An experimental investigation of the structure and dynamic behavior of two dimensional over-expanded air jets in water was conducted. To characterize the structure and time-dependant behavior of these jets, high speed digital video recording and static pressure distribution were obtained. Test conditions varied by setting different reservoir pressure.
Shadowgraph of the over-expanded jet into ambient air confirmed approximate Mach number at the jet exit of 2.0 that was slightly less than the value predicted by the ideal design calculation.
From the captured images, jet spreading angle was measured as a function of mass flow rate. At a mass flow rate less than 0.025kg/s, the spreading angle remained roughly constant. As mass flow rate increases beyond 0.025kg/s, the spreading angle increased with mass flow rate.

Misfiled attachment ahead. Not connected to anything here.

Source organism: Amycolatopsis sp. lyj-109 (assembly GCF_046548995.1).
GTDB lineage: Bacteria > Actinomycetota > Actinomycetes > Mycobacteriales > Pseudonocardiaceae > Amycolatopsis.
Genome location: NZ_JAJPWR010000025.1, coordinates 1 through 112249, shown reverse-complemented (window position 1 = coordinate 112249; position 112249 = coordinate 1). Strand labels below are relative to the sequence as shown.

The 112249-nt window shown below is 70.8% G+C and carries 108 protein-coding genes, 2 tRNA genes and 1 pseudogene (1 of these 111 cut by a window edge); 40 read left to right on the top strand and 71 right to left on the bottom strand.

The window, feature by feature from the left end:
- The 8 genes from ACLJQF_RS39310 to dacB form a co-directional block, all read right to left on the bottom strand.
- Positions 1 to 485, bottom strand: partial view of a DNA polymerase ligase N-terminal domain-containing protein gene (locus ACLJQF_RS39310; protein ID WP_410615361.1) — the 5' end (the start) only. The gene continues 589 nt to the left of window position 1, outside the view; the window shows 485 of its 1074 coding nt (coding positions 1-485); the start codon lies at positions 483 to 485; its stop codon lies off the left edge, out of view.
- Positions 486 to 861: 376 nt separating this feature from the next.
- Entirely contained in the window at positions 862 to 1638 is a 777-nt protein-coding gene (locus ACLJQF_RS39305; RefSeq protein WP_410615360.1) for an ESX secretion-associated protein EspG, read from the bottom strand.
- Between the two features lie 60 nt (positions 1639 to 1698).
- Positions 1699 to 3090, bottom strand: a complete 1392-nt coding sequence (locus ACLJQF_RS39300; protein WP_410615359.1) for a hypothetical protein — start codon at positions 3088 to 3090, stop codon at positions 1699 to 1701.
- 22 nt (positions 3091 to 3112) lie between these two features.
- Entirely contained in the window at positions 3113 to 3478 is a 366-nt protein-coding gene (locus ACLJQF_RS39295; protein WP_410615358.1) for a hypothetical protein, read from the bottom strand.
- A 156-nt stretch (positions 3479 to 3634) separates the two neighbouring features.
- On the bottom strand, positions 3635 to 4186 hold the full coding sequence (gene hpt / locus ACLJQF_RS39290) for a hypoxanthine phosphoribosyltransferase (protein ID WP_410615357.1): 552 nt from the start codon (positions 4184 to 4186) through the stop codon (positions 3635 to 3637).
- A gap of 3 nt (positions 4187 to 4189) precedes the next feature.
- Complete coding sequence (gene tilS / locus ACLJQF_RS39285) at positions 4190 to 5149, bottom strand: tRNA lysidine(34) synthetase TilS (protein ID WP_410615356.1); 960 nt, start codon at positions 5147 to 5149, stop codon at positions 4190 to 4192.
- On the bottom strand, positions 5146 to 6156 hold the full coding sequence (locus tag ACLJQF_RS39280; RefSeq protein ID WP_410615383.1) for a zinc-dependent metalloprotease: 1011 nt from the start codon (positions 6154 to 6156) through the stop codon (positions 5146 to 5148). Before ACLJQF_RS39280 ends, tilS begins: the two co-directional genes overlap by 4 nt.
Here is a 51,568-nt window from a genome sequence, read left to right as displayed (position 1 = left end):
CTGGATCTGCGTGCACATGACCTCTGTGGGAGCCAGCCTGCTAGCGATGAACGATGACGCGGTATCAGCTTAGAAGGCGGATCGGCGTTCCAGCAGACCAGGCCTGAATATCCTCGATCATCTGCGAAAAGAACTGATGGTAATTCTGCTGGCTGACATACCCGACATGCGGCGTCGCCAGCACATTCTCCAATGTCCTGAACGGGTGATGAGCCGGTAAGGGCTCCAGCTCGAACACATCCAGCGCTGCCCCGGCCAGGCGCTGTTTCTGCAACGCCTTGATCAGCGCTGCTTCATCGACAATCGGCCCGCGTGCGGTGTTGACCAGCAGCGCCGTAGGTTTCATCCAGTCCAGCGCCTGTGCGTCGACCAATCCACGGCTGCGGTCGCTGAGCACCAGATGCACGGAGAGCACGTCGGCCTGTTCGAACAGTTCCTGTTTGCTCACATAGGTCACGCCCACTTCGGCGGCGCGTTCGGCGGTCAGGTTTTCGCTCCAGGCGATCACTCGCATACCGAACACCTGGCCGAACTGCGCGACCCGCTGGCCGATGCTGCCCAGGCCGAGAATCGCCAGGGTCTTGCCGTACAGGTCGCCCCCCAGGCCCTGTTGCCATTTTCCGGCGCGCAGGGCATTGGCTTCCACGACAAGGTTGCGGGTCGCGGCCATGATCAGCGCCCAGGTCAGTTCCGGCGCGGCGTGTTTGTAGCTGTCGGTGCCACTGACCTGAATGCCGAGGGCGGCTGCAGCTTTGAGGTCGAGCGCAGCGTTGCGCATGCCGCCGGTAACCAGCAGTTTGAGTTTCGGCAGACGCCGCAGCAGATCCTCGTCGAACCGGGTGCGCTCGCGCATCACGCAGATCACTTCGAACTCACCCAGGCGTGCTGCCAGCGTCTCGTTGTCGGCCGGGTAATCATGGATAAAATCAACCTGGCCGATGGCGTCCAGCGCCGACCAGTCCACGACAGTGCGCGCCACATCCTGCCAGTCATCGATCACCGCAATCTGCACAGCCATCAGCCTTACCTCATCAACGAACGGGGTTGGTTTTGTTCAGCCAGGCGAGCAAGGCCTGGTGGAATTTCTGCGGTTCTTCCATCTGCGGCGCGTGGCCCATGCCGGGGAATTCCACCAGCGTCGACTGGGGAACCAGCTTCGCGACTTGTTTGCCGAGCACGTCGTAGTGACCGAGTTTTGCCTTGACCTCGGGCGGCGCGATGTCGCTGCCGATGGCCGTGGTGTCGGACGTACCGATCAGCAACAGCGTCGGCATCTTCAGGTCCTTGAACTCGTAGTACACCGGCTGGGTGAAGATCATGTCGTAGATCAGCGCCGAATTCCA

Time dependant instability was estimated by examination of the sequence of the video images. Periodic nature of the jet shape was observed and the frequency of the repetition was approximately 5-6 for all cases tested. Three length scales that characterize the geometry of the instability of submerged jet were defined. These Three characteristic length scales were defined as following. $L_1$ is the maximum width of the plume when the periodic instability occurs, $L_2$ is the width of the jet where secondary reverse flow entrained jet flow and $L_3$ is the distance from the jet exit to the location where entrainment of the secondary reverse flow occurs. The ratio of $L_1$ and $L_2$ decreased with increasing stagnation pressure, i.e. mass flow rate. $L_3$ increased with increasing stagnation pressure.
The temporal behavior of static pressure measurements also showed peak around frequency of 5, which corresponds the frequency obtained by visual measurements.